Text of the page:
WHO South-East Asia Journal of Public Health
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Year : 2019  |  Volume : 8  |  Issue : 1  |  Page : 56-65

Forecasting the future need and gaps in requirements for public health professionals in India up to 2026

1 Symbiosis International (Deemed University), Pune, India
2 Indian Institute of Public Health – Delhi, Public Health Foundation of India, New Delhi, India
3 Public Health Foundation of India, New Delhi, India

Correspondence Address:
Ritika Tiwari
Symbiosis International (Deemed University), Pune
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DOI: 10.4103/2224-3151.255351

PMID: 30950432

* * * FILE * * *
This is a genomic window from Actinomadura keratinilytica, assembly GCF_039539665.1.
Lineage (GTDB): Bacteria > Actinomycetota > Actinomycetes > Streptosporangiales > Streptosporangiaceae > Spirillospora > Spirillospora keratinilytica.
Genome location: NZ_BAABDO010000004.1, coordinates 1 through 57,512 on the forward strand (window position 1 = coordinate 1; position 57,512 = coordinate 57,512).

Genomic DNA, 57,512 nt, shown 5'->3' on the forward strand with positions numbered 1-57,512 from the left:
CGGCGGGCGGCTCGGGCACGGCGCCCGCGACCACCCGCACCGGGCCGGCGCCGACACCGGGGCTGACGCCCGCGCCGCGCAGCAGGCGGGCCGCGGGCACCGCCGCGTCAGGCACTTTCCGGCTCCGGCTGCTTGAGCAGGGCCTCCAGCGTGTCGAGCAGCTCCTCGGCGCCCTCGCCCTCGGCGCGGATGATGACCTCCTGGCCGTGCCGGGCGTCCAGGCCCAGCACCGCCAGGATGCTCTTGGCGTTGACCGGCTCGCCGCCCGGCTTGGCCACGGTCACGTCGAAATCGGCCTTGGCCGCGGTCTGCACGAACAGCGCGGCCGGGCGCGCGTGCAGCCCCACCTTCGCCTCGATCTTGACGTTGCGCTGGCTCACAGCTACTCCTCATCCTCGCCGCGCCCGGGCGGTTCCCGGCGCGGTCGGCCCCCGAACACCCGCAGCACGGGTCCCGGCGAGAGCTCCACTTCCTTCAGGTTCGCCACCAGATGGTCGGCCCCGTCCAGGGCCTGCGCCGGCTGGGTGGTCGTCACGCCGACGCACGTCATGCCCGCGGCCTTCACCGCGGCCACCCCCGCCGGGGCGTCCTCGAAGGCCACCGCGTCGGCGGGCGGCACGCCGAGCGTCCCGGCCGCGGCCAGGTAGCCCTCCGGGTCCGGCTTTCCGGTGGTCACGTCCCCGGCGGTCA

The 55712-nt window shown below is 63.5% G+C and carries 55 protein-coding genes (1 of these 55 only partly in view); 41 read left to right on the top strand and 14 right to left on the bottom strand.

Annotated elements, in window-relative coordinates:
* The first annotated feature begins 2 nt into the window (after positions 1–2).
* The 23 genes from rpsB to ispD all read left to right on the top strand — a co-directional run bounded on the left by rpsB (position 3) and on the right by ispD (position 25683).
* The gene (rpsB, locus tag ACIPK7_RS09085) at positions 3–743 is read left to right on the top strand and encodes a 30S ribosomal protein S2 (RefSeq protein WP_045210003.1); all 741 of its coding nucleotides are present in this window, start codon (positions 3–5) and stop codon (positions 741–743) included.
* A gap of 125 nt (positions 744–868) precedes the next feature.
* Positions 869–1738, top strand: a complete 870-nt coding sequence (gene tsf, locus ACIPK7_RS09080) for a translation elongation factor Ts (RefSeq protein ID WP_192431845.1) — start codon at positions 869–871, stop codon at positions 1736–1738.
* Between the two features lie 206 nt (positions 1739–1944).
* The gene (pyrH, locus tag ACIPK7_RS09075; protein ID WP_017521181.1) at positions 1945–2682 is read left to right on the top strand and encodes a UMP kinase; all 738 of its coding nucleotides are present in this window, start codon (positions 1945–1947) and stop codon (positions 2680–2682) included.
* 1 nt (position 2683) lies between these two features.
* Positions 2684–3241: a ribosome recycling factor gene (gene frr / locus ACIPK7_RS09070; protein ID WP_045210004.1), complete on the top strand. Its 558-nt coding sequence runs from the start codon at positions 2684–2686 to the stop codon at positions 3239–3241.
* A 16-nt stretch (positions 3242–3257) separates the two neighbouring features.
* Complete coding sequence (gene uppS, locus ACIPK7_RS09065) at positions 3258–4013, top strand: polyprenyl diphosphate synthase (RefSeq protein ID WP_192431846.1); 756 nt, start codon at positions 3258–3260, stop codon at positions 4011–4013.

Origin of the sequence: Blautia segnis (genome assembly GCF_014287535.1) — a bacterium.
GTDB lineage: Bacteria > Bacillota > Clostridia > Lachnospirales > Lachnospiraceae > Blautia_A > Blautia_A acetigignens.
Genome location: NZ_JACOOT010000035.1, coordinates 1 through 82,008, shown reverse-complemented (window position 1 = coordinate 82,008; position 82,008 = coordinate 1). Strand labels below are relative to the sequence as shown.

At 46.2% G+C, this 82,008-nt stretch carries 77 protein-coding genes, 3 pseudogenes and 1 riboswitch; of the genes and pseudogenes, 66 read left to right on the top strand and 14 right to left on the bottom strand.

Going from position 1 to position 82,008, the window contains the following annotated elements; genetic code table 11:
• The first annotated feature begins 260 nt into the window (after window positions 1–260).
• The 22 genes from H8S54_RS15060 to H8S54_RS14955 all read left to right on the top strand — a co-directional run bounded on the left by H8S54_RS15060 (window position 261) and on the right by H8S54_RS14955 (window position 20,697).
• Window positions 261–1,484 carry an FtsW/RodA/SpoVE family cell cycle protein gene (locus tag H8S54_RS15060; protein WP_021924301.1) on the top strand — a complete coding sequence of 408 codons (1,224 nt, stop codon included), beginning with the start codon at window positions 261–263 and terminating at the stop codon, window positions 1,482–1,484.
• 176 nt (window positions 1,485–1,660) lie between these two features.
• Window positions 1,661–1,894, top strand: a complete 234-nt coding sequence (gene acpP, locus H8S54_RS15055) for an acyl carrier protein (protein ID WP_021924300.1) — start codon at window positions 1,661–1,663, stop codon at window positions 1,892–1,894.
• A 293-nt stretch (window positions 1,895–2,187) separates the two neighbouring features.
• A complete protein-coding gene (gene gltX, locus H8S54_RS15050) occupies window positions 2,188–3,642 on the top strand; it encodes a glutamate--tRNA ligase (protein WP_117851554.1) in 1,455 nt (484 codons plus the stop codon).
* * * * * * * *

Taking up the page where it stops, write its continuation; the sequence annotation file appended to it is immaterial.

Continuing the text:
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Current ambitious reforms in India mean that public health professionals (PHPs) will become an increasingly vital component of the health workforce. Despite a rapid growth in schools of public health in India, uptake of places by students without a medical background is low. This paper reports the results of an exercise to estimate the baseline supply of, and need for, PHPs in India in 2017 and to forecast possible supply–need scenarios up to 2026. Supply was estimated using the stock and flow approach and the service–target approach was used to estimate need. The additional need resulting from development of a new public health cadre, as stated in the National Health Policy 2017, was also included. Supply–need gaps were forecast according to three scenarios, which varied according to the future intensity of policy intervention to increase occupancy of training places for PHPs from a non-medical background: “best guess” (no intervention), “optimistic” (feasible intervention), and “aspirational” (significant intervention) scenarios. In the best guess scenario in 2017, i.e. with a low non-medical place occupancy of 60%, there is a supply–need gap of around 28 000 PHPs. In the absence of any intervention to increase place occupancy, this shortfall is forecast to increase to 45 000 PHPs by the year 2026. By contrast, in the aspirational scenario, i.e. with a high place occupancy of 75% for non-medical places, the baseline gap for 2017 of almost 26 000 PHPs reduces by 2026 to around 21 000 PHPs. By 2026, most new PHPs will be produced by public health training programmes offered by institutions other than medical colleges. Without significant interventions, India is likely to have a significant shortfall in PHPs in 2026. Policy-makers will have to carefully examine issues surrounding the current low uptake of non-medical public health seats and review the current framework regulating training of PHPs, in order to respond adequately to future requirements.

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